The probate process is one by which the law helps families determine what to do with a deceased loved one’s possessions, taking into consideration the law and their will, if it exists. While the probate process is not especially complicated, it can last well over a year, depending on the estate’s complexity and the circumstances tying up each piece of contested property.
Aside from a person’s property, another thing to be considered upon their death is whatever estate plan they left behind. This ties into how probate litigation will progress, drastically changing the outcome and duration of the process. With a few shortcuts and some on-hand local legal expertise, you can turn a potentially disastrous and expensive probate process into a quick and painless endeavor.
Overview of California Probate Law
Probate gets its name because its purpose is to prove – through the probate process, families are tasked with proving to a court that a presented will is the real and legitimate one, thereafter undergoing the arduous process of inheritance.
It begins with paperwork – first, the chosen administrator of a person’s will must file their will and death certificate with a probate court to get the will legitimized and begin the estate’s distribution. If no will exists, then the probate process will start regardless, instead referring to California’s existing intestate laws to determine how much of what will go to whom and for what purpose.
Intestate laws in California, to be concise, require that roughly half of what the decedent owned goes to their surviving spouse, while the rest goes to their next of kin, beginning with their surviving children. The spouse also receives full ownership of all previously jointly-owned/community property.
Due to the sheer length of the process, probate spells out two things: a financial cost and time. The estate is tied up for the duration of the probate process, with a minimum period levied to ensure that any creditors can contact those in charge of the estate and prove that the deceased has a debt to be paid.
Meanwhile, both the administrator/executor of the estate and the attorney in charge of assisting the family and sorting through the paperwork need to be paid a share of the estate to go through with the probate process. While the amount paid is limited by law based on the estate’s size, it can still be a sizeable amount of money as time goes by.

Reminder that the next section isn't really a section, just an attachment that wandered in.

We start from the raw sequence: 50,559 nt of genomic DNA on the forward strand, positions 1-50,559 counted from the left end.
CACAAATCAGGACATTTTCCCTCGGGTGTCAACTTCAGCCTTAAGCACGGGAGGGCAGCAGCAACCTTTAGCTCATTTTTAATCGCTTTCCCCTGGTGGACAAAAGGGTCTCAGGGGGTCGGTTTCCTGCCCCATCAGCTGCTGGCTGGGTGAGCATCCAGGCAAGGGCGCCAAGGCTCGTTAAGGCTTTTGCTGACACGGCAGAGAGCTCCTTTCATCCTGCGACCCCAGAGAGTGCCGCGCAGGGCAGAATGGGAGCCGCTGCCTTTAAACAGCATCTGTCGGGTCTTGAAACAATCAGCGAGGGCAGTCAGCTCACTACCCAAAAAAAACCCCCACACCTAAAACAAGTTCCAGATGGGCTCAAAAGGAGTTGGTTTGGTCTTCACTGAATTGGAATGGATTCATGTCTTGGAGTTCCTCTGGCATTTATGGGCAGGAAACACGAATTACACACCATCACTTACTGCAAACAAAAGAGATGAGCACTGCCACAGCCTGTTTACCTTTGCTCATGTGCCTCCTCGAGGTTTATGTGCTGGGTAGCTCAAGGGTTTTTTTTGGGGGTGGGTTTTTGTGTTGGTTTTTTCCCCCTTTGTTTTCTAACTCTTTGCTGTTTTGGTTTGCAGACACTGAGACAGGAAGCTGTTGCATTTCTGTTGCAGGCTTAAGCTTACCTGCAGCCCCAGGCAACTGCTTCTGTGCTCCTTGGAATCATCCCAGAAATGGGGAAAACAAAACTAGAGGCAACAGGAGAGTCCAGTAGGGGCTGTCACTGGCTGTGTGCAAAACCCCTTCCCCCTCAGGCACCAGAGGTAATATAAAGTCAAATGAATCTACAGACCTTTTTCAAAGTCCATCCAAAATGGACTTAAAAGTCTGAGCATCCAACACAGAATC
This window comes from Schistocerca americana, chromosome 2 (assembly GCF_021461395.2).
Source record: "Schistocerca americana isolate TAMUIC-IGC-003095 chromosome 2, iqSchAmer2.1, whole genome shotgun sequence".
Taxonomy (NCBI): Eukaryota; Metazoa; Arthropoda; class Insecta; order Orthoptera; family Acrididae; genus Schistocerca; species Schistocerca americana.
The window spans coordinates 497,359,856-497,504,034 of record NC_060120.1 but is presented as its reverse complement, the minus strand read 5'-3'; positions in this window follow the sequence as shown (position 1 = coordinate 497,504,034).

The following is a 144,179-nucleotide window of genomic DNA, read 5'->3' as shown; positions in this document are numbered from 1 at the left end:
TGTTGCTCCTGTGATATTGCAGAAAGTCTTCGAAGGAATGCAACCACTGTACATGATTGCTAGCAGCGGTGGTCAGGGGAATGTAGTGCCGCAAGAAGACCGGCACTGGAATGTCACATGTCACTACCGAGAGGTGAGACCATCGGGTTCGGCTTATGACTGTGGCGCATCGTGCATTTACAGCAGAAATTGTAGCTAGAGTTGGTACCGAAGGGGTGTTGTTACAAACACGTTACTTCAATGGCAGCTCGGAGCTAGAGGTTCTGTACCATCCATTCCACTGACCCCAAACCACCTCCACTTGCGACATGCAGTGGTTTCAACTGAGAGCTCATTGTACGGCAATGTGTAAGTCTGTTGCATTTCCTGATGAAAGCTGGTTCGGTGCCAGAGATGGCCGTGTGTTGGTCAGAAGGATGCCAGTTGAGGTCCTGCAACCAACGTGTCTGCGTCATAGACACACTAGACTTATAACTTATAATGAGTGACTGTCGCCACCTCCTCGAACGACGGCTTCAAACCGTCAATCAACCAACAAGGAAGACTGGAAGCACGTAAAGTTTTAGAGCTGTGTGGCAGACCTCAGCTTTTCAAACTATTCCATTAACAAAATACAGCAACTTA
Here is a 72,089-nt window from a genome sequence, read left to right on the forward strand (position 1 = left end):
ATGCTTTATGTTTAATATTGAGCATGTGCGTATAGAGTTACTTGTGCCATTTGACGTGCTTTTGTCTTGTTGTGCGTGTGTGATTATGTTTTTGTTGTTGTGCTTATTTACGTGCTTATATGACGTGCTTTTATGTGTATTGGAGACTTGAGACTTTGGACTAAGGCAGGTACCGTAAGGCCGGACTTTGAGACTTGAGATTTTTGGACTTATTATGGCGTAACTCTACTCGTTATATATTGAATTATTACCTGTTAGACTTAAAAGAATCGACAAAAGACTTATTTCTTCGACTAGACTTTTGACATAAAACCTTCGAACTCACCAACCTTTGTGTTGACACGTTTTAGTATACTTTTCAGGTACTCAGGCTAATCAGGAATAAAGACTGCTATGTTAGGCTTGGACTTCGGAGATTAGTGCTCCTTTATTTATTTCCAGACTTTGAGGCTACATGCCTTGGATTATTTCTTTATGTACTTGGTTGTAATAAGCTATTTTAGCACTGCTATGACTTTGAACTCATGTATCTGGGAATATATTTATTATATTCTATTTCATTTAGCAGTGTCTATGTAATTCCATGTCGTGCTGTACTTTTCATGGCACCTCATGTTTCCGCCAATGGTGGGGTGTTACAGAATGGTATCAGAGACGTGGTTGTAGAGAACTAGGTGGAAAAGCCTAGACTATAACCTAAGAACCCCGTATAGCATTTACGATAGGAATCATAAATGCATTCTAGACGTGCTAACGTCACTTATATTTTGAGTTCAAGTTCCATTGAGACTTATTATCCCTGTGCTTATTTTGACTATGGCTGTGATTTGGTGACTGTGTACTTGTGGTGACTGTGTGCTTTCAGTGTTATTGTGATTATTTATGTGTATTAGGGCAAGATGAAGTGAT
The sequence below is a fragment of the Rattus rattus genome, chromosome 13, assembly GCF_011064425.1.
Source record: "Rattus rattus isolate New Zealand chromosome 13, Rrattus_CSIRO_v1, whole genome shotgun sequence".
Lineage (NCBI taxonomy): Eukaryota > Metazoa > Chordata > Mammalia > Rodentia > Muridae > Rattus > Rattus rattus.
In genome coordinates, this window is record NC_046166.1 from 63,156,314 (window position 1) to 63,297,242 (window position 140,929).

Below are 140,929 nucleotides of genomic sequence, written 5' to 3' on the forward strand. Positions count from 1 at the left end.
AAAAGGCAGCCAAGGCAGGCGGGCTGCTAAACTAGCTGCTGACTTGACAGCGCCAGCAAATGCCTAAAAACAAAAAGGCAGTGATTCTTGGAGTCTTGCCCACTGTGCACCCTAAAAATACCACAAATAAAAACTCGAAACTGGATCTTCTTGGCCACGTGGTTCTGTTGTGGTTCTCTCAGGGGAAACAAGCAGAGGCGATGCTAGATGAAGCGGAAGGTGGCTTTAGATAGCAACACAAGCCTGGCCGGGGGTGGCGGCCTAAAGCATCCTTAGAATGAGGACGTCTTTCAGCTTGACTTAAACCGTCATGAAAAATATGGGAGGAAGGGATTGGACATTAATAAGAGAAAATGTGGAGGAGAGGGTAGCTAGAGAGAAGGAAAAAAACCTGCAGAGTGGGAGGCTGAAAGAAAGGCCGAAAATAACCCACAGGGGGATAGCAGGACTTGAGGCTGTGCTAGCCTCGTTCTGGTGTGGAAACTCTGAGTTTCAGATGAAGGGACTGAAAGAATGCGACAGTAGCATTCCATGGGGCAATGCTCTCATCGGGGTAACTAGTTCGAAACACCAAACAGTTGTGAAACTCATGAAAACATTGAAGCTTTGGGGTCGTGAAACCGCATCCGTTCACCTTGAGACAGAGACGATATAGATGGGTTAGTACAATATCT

Once the court decides the will is legitimate and no other family member objects or contests with a version of their own or an accusation of coercion, the administrator is given powers by the state to “administer the will.” This involves:
- Making a complete inventory of the estate.
- Valuing the estate (which typically involves the services of professional evaluators, especially in the case of vintage goods and jewelry).
- And finally, taking care of all newspaper announcements, creditors, incoming debts, financial obligations, and the distribution itself.
The average probate process takes over half a year, over the course of which the estate will slowly be funneled into its proper place at several costs.
Choosing an Estate Executor
Ideally, an estate executor (or administrator) of a will is a family member well-versed in financial matters, with the time on their hands to take care of their duties as well as their other obligations. However, many families opt not to take on their responsibility and have someone else be appointed as administrator in charge of their estate.
While this is legal, it is important to have full trust in your legal representative, preferably knowing them for a long period of time. Under most circumstances, attorneys will refuse to act as executors to their client’s will out of a conflict of interest.
But when no other choice is visibly available, the law allows it. The only formal restrictions on applying as administrator to a will are that the applicant must be of sound mind and age. There have been cases where attorneys have abused their power as administrators of an estate to sell or take control of the property to serve their own interests.
In California, a probate court can reject an applicant if they find grounds for removal. Any abuse of power can also result in an administrator being terminated from their position. However, that will incur further legal costs and more time spent in court. It is best to make the best choice possible early on – with the best choice being anyone you can trust.
Avoiding Probate in California